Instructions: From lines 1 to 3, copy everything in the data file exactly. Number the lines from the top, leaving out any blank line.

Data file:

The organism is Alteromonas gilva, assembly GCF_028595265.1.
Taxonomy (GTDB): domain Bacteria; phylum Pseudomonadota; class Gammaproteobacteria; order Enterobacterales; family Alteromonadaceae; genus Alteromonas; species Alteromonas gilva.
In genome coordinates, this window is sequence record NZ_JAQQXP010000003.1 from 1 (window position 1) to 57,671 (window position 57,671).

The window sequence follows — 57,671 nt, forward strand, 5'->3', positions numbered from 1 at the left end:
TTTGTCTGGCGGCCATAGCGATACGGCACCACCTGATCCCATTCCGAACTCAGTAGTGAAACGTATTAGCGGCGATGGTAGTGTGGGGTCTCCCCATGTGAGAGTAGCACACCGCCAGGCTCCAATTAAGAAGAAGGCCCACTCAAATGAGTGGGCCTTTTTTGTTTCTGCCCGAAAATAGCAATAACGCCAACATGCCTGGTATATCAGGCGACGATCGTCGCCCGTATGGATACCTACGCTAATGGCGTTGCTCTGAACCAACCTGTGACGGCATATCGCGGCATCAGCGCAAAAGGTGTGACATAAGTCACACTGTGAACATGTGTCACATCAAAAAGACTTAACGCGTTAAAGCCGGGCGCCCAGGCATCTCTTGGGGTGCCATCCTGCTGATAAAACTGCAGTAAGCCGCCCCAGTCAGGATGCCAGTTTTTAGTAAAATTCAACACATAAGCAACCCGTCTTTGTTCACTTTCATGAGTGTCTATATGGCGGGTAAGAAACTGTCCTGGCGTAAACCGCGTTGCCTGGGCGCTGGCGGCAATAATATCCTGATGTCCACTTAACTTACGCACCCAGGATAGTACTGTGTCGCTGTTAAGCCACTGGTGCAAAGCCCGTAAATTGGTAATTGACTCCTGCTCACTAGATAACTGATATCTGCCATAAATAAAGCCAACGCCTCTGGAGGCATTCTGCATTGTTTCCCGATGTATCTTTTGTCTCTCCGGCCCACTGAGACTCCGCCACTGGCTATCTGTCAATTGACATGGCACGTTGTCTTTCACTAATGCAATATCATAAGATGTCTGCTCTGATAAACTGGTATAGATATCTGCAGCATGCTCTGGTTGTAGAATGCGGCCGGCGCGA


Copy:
The organism is Alteromonas gilva, assembly GCF_028595265.1.
Taxonomy (GTDB): domain Bacteria; phylum Pseudomonadota; class Gammaproteobacteria; order Enterobacterales; family Alteromonadaceae; genus Alteromonas; species Alteromonas gilva.
In genome coordinates, this window is sequence record NZ_JAQQXP010000003.1 from 1 (window position 1) to 57,671 (window position 57,671).